A vicious conspiracy theory such as QAnon or Pizzagate, a dark and disturbing fiction about a supposed child-trafficking operation run by Democratic Party leaders out of a D.C. pizzeria, does more than advance some fantastical and wildly implausible claim about a group of people. It dehumanizes them. By accusing someone of the most evil acts imaginable, you rob him or her of humanity and dignity. In the simplest yet most warlike terms imaginable, you cast them as the enemy, as someone to be defeated — if not with real weapons, then with cruel tweets and deceptive videos.

And of course, there’s no shortage of evidence that digital soldiering can lead to actual violence. In December 2016, a North Carolina man who had watched Pizzagate videos online drove to that D.C. pizza joint targeted by conspiracy theories, walked inside armed with an AR-15 rifle, and fired three shots into a closet. He believed himself on a mission to save the children. Instead, he received a four-year prison sentence. And it’s only gotten worse since. The January 6, 2021, insurrection might have been the starkest evidence that Internet-fueled fantasies — in that case, of a stolen presidential election — could have grave consequences in the actual world.

The casualties of such conspiracy theories are all too real. Four Trump supporters died on January 6th during the insurrection, while multiple police officers at the Capitol that day would die in the weeks that followed. And even though Seth Rich was killed by an unknown assailant — the investigation into his homicide remains ongoing — you could say that he, too, was a casualty of our online wars. His name and memory were twisted and weaponized into something wholly unrecognizable, then harnessed for causes he would never have endorsed by people he would have been unlikely to agree with. Seth’s mother, Mary, once described to an interviewer what all this felt like to her: “Your son is murdered again and this time it’s worse than the first time. We lost his body the first time and the second time we lost his soul.”

Lay Down Your Digital Arms

What, if anything, can be done to demobilize those armies of digital soldiers? What could convince people to lay down their “arms” and treat so many of the rest of us with humanity, even if they disagreed with us?

I’ve thought a lot about such questions in the past several years. The spread of online disinformation has been deemed a crisis by experts and watchdogs — in 2020, former president Barack Obama called it “the single biggest threat to our democracy” — but what to do about it is an especially thorny question in a country with strong protections for free speech.

There are any number of ideas floating around about how to combat disinformation and conspiracy theories, while putting facts and truth back at the heart of our political system. Those include forcing Facebook, Twitter, and YouTube to rework their algorithms to deemphasize hyperbolic content and using “prebunks” before such deceptive information appears to inoculate people against it rather than having to debunk it later.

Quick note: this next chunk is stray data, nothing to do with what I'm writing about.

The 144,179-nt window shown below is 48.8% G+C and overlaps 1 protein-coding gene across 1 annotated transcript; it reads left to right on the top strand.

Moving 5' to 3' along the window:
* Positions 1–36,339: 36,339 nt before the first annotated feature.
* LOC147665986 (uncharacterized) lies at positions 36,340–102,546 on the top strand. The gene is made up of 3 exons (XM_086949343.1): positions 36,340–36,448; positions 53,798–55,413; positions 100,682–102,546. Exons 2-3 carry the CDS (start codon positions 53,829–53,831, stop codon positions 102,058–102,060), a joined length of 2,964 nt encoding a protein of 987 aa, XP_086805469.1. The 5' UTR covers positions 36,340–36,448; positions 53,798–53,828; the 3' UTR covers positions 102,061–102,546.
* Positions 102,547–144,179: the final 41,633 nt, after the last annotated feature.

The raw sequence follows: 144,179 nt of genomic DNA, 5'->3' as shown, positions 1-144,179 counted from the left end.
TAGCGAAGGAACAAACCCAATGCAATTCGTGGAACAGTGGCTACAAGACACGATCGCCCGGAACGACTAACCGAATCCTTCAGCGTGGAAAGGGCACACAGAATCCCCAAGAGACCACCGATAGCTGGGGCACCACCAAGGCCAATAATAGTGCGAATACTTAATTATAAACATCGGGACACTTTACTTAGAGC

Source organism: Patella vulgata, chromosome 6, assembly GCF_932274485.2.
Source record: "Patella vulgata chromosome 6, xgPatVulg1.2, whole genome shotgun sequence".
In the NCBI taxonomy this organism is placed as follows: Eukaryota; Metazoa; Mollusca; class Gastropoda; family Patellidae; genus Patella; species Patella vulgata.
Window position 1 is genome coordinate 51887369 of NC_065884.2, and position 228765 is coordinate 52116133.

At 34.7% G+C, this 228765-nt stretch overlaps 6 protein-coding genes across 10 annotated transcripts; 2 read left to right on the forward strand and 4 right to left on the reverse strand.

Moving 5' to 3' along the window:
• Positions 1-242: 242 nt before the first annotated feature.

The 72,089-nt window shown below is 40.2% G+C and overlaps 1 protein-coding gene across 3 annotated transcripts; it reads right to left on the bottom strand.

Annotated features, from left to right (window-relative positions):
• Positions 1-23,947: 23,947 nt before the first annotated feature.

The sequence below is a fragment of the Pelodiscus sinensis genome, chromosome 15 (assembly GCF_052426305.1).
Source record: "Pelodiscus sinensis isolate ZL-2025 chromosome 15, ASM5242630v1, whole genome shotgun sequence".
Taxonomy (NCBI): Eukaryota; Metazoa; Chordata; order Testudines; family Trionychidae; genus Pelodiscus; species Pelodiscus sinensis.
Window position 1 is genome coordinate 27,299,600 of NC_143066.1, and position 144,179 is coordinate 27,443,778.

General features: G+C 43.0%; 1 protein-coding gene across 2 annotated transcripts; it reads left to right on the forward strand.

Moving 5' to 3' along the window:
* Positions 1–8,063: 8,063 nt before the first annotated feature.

I have a few ideas of my own after spending five years on a book significantly about the conspiracy theories spreading ever more widely and wildly in our world. But let me here just offer a couple of modest suggestions for each of us in our daily lives.

The first is simple enough: Think before you post. (Or tweet, or TikTok, or whatever.) Disinformation spreads because people — and occasionally bots — spread it, sometimes on purpose, but often enough remarkably unwittingly. Before you retweet that spicy takedown tweet or share a friend’s fiery Facebook post, read it again and think twice. Check that it’s real. And take a moment to ponder whether adding your voice to a growing din of outrage is really what this world of ours needs right now.

The second suggestion is something of a throwback: Put down your devices. Talk to a neighbor. Talk to a stranger. In person. It’s a lot harder to demonize or dehumanize someone you disagree with if you meet them face to face. It’s an old-school solution to a decidedly postmodern problem. Still, it may, in the end, be the only reasonable way to defuse this fraught political moment — one where, in a distinctly over-armed country, all too many Americans are dreaming about a future civil war — and find our way back to something approaching common ground.

Copyright 2022 Andy Kroll

Andy Kroll is an investigative journalist with ProPublica based in Washington, D.C. His just-published book is A Death on W Street: The Murder of Seth Rich and the Age of Conspiracy. Follow him on Twitter at @AndyKroll and on Facebook.

Reprinted with permission from TomDispatch

Barr Deputy's Report Debunked 'Unmasking' Accusations Against Democrats

A newly disclosed U.S. Department of Justice's investigatio has determined that members of former President Barack Obama's administration had no interest in revealing General Michael Flynn's identity “for political purposes or other inappropriate reasons.”

According to BuzzFeed, the report is based on months of investigative research on the so-called “'unmasking' of Flynn" who briefly held the position of U.S. National Security Advisor under former President Donald Trump's administration before he submitted his resignation in February 2017. Flynn's resignation came amid scrutiny and questions about the nature of his conversations with Russia’s ambassador to the US.